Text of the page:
I recently setup a MAAS cluster on Ubuntu Linux in my home lab so that I could play around with Openstack and Juju. I wanted MAAS to be able to automatically power on and off my newly-provisioned vms, but I had a hard time finding an easy-to-follow set of instructions on how to get this working on VMware ESXi. I did eventually get it working and put together a procedure below. Hopefully it helps someone out.
- VMware ESXi (Standalone, no VirtualCenter server) version 5.5.0
- Ubuntu MAAS on VMware VMs (no physical servers)
- libvirt version 1.2.8
- Ubuntu Linux 14.04
Install and Build the libvirt 1.2.8
- First, download the latest (Currently 1.2.8) version source file at
- Untar the file
tar -xzf /tmp/libvirt-1.2.8.tar.gz -C /tmp/
- Uninstall any existing version of libvir
sudo apt-get remove libvirt-bin
- Install the prerequisites
sudo apt-get install gcc make libxml2-dev libgnutls-dev libdevmapper-dev libcurl4-gnutls-dev libpciaccess-dev libnl-dev
- Make and Install the new version
- Specify the /usr directory when calling the configure command to specify where the non-architecture specific stuff gets installed
./configure –prefix=/usr –with-esx
sudo make install
You have to setup the /etc/libvirt/auth.conf file with credentials in order to use virsh without entering a password. This is necessary for MAAS to power nodes up automatically.
sudo nano /etc/libvirt/auth.conf
- The credentials-esx block defines the credentials
- credentials-esx # The esx in this part defines the name of the credential set
- The second block defines the service and hostname
- auth-esx # This defines which credential block to use. In this case, the esx credentials
- auth-esx-hostname # This defines the host to use the esx credentials for
- Restart libvirt-bin
sudo service libvirt-bin restart
Test your Configuration
You can make a test connection to your ESXi host to test your virsh configuration with the command below:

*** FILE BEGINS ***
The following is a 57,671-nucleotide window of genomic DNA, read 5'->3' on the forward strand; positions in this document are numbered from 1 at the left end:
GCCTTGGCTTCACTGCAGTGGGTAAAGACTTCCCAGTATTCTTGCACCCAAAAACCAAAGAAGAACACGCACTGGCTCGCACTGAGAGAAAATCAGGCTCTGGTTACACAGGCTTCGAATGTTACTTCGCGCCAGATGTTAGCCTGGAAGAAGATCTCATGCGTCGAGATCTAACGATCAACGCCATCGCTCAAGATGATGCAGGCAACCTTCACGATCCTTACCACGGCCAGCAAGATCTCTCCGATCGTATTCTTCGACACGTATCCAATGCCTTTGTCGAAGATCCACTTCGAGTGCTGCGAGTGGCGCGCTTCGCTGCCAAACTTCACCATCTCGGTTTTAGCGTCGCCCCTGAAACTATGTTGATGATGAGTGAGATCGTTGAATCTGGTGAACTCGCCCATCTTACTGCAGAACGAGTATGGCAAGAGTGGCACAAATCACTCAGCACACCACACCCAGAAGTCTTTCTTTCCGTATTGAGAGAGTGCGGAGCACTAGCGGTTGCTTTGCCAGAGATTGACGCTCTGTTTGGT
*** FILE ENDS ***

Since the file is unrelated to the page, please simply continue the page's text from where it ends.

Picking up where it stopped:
virsh -c esx://root@esxhostname1?no_verify=1 list –all
This will prompt you for your root password and then list all VMs on the VM host.
3/25/2015 – UPDATE: I found that this will only work on the paid (non-evaulation) version of vSphere ESXi. If you have the eval version, it will work until your eval expires and reverts to the unpaid license. MAAS will silently fail to power on or off VMs when this happens. You will get this error when trying to run the command manually from the CLI:
virsh -c esx://root@esxhostname?no_verify=1 start –domain myvmname
error: Failed to start the domain myvmname
error: internal error: HTTP response code 500 for call to ‘PowerOnVM_Task’. Fault: ServerFaultCode – Current license or ESXi version prohibits executio nof the requested operation.
Pretty clear, I guess.
Configuring MAAS for Virsh
Now you have to configure your new MAAS nodes with virsh. To do this, we’ll simulate adding a new node to a MAAS cluster.
- First, use the VSphere client to connect to your ESXi host and create a new VM.
- Make sure and set the OS Type to Ubuntu Linux (I use 64-bit)
- Once the vm is created, right-click it and Edit Settings
- Make sure you go to the Boot tab and force it to the BIOS for the next boot.
- Start the new VM and go into the BIOS.
- Go to the boot tab in the BIOS and set the network card to be the first boot option (Use SHIFT plus to move it up)
- Go to the Exit menu and choose Save.
- Power off the VM.
- Edit the settings again
- Select the network card and copy the MAC address
- Log into your MAAS web interface (http://maas-cluster-controller/MAAS)
- Click the Nodes menu option.
- Click the Add Node button.
- Fill out the fields as specified:
- Power Type: Select virsh from the drop down
- Power Address: esx://root@esxhost1/system?no_verify=1
- Where esxhost1 is the name of your ESXi host
- Power ID: The name of the VM as displayed in the VM inventory in the vSphere client.
- Now click “Add an additional MAC address”
- Paste in the MAC address of the VMs virtual network card you got above.
Done! I’ve not found a way to get past manually booting the node for the first time. After you manually power it on once, it will enlist and shut itself off. From there on out, you can click the node in the MAAS web interface and click “Start Node” or “Stop Node” to power it on and off.